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Hi all, I have a bunch of Linux Distros Im wanting to test out, and also the CP of Windows 8. I know its not practical to Partition and its Time Costly using Live CDs; so, my question is, if I was to run VBox or VMWare to run the ISOs in, what are the drawbacks of not using "native" hardware ? I understand that there may be speed issues but what other quirks should I know about before I begin ? Also, as I said, Im planning on using VBox and the 30day Trial of VMWare, is there any Distro ( and Win8 ) that will run better in one and not the other ?

Many Thanks in advance for your wise words :)

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Use Vmware , better support , more comparability and options. As far as what will run better, you'll have to try them out.

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I had no luck running the W8 preview with VirtualBox, although apparently others have had no problems. Anyway, if you'll just be testing operating systems you don't need any VMWare trial, VMWare Player is free and enough for what you need.

Drawbacks? Well, just bear in mind that what the guest OS sees is not the real hardware. After installing the VMWare/VBox guest tools everything should work fine, but you'll likely still find that HW acceleration performance is a bit crappy and sound might not work great.

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There aren't any "quirks" in virtualization hence it's widespread use everywhere from data centers to small business. Certainly while demo'ing software, virtualization shines. The only drawbacks you'd encounter are with older processors that don't have the latest virtualization instructions. Also, dedicated graphics support is very limited still in any virtulization software but VMware Workstation is best.

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Hi all, I have a bunch of Linux Distros Im wanting to test out, and also the CP of Windows 8. I know its not practical to Partition and its Time Costly using Live CDs; so, my question is, if I was to run VBox or VMWare to run the ISOs in, what are the drawbacks of not using "native" hardware ?

Live CDs are great, but they can be limited still. If you're using a virtual machine, it'd be better to install the actual OS and check for updates. Sounds more like you don't want to reboot and be without Windows/internet while you play around with them rather then needing a VM.

I understand that there may be speed issues but what other quirks should I know about before I begin ?

If your CPU supports virtualisation, the guest OS should run at near full speed. What you really need to be aware of is the lack of hardware support from the guest OS. ie Drivers, and that'll be your biggest issue with speed.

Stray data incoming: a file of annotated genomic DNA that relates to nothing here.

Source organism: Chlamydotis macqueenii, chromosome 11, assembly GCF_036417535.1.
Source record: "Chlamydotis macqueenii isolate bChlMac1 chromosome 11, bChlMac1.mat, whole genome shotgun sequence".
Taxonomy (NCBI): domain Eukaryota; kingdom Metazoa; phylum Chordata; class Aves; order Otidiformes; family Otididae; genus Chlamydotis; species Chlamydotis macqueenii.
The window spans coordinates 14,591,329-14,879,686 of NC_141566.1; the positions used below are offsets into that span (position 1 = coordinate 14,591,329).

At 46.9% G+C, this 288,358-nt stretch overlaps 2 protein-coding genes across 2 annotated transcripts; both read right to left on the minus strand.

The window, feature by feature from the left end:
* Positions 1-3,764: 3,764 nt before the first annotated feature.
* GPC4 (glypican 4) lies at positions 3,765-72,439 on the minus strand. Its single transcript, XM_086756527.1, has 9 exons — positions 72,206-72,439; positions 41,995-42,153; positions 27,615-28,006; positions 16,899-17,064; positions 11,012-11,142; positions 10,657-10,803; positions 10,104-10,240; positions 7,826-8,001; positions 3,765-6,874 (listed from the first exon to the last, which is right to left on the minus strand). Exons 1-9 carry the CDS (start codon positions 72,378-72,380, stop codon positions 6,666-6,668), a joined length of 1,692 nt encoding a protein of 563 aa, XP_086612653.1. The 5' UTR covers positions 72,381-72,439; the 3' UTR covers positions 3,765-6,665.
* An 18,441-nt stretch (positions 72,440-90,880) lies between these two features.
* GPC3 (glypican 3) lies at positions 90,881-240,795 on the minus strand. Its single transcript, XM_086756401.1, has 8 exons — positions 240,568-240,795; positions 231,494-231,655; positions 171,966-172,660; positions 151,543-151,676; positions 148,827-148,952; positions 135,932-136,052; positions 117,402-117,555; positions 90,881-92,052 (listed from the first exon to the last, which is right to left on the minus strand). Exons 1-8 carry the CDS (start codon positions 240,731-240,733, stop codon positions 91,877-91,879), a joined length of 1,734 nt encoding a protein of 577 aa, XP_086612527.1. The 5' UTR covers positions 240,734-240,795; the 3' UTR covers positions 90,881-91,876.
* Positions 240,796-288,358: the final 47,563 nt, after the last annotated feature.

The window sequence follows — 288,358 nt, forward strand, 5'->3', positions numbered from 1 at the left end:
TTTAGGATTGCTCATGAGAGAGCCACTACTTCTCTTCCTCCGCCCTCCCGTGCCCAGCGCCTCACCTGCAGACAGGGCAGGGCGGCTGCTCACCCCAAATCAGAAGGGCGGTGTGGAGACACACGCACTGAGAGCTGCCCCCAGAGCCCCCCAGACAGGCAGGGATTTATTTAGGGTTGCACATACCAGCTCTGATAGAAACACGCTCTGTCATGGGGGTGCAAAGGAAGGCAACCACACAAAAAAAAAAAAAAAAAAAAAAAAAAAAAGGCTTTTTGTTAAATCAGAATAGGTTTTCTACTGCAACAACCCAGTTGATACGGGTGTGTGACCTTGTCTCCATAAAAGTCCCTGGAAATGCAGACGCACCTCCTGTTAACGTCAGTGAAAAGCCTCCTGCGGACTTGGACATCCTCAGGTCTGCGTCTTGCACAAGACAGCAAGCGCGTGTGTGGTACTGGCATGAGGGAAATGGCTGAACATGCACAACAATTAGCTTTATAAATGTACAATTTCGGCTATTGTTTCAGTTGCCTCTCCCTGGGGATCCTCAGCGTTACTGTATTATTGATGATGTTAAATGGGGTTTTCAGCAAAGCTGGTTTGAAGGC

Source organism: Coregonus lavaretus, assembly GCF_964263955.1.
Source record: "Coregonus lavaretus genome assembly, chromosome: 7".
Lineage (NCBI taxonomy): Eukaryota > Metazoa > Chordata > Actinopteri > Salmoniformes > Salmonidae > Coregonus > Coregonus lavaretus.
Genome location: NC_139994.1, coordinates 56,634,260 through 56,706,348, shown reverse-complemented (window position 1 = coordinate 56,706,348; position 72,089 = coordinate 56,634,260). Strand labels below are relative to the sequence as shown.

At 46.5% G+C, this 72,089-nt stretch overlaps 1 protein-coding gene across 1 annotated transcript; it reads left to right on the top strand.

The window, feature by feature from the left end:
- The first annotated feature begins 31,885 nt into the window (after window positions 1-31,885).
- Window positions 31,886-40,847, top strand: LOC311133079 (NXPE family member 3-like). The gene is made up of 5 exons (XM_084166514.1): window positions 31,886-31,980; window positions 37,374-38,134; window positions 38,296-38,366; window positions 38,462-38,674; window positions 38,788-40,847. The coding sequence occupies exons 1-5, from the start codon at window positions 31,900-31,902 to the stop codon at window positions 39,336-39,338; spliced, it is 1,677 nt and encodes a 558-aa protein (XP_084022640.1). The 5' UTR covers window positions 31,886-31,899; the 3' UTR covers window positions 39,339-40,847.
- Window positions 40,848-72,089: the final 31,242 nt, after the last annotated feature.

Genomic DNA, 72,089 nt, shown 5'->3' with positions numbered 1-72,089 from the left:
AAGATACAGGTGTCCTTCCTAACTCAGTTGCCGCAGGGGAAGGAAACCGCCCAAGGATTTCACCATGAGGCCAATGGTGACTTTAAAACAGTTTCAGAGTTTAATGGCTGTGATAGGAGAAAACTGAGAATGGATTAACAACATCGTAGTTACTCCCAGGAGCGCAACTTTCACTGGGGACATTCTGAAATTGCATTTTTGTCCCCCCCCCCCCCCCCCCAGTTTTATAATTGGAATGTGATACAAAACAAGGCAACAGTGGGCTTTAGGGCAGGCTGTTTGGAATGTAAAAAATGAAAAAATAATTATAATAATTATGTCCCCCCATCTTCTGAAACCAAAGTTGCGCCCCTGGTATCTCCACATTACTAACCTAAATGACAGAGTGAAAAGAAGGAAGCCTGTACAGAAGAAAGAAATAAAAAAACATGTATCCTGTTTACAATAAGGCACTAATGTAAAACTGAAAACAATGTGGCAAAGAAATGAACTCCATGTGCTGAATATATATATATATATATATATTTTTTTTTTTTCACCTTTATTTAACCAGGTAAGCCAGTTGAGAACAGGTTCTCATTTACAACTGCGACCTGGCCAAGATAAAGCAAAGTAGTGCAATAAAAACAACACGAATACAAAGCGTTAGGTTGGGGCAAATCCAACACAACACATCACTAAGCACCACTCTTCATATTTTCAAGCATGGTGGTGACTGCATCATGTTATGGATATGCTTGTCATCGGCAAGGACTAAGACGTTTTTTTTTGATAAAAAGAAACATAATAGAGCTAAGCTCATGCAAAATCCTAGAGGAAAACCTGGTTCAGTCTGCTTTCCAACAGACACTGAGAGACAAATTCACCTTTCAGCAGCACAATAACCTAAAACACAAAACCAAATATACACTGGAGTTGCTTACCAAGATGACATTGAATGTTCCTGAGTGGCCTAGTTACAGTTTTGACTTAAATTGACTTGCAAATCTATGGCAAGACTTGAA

Also, as I said, Im planning on using VBox and the 30day Trial of VMWare, is there any Distro ( and Win8 ) that will run better in one and not the other ?

VMware is better supported across more Guest OS, however, vbox, if it works for what you want is just as good. I'd try to go with VMWare if you can.. but it really depends what you want to do with them after you've played around with the OSs.

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VMware eventually becomes self-aware, and takes over your computer.

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There is no 3d graphics acceleration available as of now in both VMware and virtualbox for Linux distros! So, that's the foremost problem you are going to face if you need to test or run graphic intensive applications!

Other than that, everything should run fine and dandy!

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The main drawbacks...That I have seen.

Limitations are based upon the Host OS (speed and number of processors), amount of memory you can spare to the VM.

VM does not have direct access to special features of hardware (such as video cards)- most use a generic video render (some use the S-3 trident) So basically it is software based render which is a bit slower. (but then again it would be just like using an onboard video and only limit is how much memory you can spare from the allotment for the VM to use for video memory.)

Bottom line -- only drawback is if you like a lot of eye-candy and would want to play a game it may have a big drawback. For what they are designed for they work perfectly.

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Note that you'll be gimping IO performance considerably so some things might be quite a bit slower than on "real hardware".

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There aren't any disadvantage apart from the performance at least for personal use.

One thing i Have noticed is if you use laptop your battery capacity goes down drastically when using linux(with Ubuntu).

Maybe it was just me but wanted to give a heads up.

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Installing VM software tends to install additional items to your network adapter properties on the Host PC, I'm unsure if this has any negative drawbacks or if it affects performance outside of VM use.

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Thank You All :)

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